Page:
At www.dailygalaxy.com/my_weblog/2016/10/nasa-first-ever-solar-seismic-wave... ... the title says it all - NASA sees solar seismic waves travel up through layers of the Sun into it atmosphere. The magnetic field is compared to railway tracks - guiding the waves as they move up to the surface. However, the author then can't himself as he reverts to mainstream theory. He goes on to tell us the Sun produces energy by fusing hydrogen at its core.
At www.scientificamerican.com/article/kepler-finds-scores-of-planets-around... ... NASAs Kepler Observatory has spotted lots of planets that orbit cool small stars - and they are the most common kind of stars in our galaxy. As such, there should be zillions of planets out there - but the observatory is only catching the big ones at the moment. Resolution needs to improve. So far they have found 63 planets smaller than Neptune and one of them is in a 'habitable'zone.
At http://phys.org/print396853238.html ... we are told researchers have worked out how planets like Jupiter form. Astronomers set up 'two theories' and then set about simulating each of them to arrive at the truth. Number One was the accretion of a substantial core that consensus thinks might have then attracted gases and kept them. Number Two was a top down formation beginning with the gaseous disc that seems to accompany star formation.
At https://wattsupwiththat.com/2016/10/13/study-extraterrestrial-impact-pre... ... which is a strange web site to find an article about comets striking earth (as they were less than sympathetic with the Younger Dryas boundary event hypothesis). Normally, Watts is quite sceptical of anything involving objects from outer space - but apparently the scientists behind the study came up with the global warming add-on (which is obligatory if your funding relies on mentioning a connection even though fossil fuel emissions were in short supply at the time).
At http://phys.org/print395482259.html ... when the Venus transit took place (Venus passing between Earth and the Sun) opportunities existed to get a better view of the planet (Venus). In June of 2012 scientists discovered a discrepancy (which they at first thought might be attributed to a technical fault in their telescope). X-rays and ultra-violet emissions were coming from the dark side of Venus. Naturally, this intrigued them and they checked out the details with data from another telescope. the Chandra X-ray Observatory.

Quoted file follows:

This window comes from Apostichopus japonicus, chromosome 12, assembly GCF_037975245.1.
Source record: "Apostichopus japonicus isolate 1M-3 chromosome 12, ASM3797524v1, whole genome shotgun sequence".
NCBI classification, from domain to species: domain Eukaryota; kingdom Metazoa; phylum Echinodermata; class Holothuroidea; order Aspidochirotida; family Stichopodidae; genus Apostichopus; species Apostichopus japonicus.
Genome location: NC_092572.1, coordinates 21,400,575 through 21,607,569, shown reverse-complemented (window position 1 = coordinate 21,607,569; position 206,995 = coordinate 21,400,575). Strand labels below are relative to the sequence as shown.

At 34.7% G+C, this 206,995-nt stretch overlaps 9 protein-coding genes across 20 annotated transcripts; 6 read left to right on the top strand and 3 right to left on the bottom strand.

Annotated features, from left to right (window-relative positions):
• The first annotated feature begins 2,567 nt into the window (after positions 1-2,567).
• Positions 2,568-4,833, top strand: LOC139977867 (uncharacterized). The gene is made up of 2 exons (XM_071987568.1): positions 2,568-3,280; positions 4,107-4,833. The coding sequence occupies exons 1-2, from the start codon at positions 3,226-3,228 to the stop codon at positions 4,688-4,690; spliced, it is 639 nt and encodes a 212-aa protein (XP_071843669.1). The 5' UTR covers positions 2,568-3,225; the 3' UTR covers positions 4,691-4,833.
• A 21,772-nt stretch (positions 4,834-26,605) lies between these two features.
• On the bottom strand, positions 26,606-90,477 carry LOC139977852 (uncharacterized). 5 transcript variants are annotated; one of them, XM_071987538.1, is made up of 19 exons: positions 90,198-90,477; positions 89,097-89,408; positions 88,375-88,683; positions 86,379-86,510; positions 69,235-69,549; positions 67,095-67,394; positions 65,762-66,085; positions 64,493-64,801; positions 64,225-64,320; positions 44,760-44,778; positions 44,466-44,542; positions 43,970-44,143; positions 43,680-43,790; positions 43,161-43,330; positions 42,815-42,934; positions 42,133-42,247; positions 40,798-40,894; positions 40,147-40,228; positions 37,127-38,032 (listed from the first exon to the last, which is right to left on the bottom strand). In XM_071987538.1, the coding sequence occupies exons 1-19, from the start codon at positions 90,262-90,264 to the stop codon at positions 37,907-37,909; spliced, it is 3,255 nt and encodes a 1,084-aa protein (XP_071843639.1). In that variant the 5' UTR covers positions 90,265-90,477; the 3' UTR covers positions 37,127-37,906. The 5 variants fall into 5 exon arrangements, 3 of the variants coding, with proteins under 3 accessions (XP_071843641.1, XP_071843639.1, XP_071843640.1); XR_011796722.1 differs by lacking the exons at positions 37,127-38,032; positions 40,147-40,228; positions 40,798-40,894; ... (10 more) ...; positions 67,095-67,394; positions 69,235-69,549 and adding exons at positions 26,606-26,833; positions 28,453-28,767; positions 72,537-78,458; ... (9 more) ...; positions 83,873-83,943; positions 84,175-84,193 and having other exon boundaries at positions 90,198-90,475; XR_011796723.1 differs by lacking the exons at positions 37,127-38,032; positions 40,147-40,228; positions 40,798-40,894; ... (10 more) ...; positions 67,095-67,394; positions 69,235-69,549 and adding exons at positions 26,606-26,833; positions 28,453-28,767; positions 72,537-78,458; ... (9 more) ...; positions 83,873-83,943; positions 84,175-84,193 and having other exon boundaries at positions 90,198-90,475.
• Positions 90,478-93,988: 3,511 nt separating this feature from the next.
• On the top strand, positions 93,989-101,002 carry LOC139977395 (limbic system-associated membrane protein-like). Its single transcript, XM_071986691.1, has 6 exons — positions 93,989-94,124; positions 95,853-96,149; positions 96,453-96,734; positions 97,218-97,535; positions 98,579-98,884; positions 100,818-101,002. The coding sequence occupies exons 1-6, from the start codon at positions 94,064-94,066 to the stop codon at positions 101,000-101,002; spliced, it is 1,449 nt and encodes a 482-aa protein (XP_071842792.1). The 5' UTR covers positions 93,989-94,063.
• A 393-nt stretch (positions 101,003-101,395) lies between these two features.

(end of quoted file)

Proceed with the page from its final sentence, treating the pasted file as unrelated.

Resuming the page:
At http://phys.org/print395510984.html ... a study in October's Nature Communications (2016) by Chang Liu et al based on images of the sun by HINODE and other telescope arrays. The rotation of sun spots builds up magnetic energy that is released in the form of solar flares., However, they have also observed that flares can cause sun spots to rotate up to ten times faster - which tends to accentuate the magnetic nature of flares.
At http://phys.org/print395475386.html ... giant rings around an exoplanet.
At http://phys.org/print395479480.html ... a team of astrophysicists at the University of Portsmouth have created a map of voids and super clusters in the universe - which is said to solve a mystery. The map can be used to measure the effect of dark energy 'stretching' the universe. This is said to confirm Einstein's theory of gravity we are told.
At www.astronomy.com/news/2016/10/the-newest-weird-solar-systems-lonely-hot... ... when scientists began cataloguing exoplanets they compared them to solar system bodies. Hence we have terms such as hot Jupiters and super Earths. We also have hot Earths. They have now found hot earths can exist further from their home sun/star than previously thought (and are still classified as hot earths) - so what is going on? Out of 144 hot earths identified researchers estimate 24 if them orbit without a close planet.
According to scientists the universe is not rotating or being stretched in any particular direction - see http://earthsky.org/space/our-universe-has-no-direction ... we are told the cosmologic consensus is that the universe should be uniform in every direction. This assumption fuels the many calculations made about our universe so it is an important point. If it is not true it throws a spike in the wheel of mainstream theory - but scientists from UCL and Imperial College in London have confirmed the consensus view (Physical Review Letters, September 2016).
At www.astronomy.com/news/2016/10/dione-may-be-saturns-third-moon-hiding-an... ... NASAs Cassini probe seems to show liquid water 20 miles deep on Saturn's moon, Dione (following on from its discovery on two other moons of Saturn, Titan and Enceladus). Water has also been found on Europa and Ganymede and even on Pluto. The possibility of life on other cosmic bodies is thought to depend on water -and there is water being found everywhere in the solar system.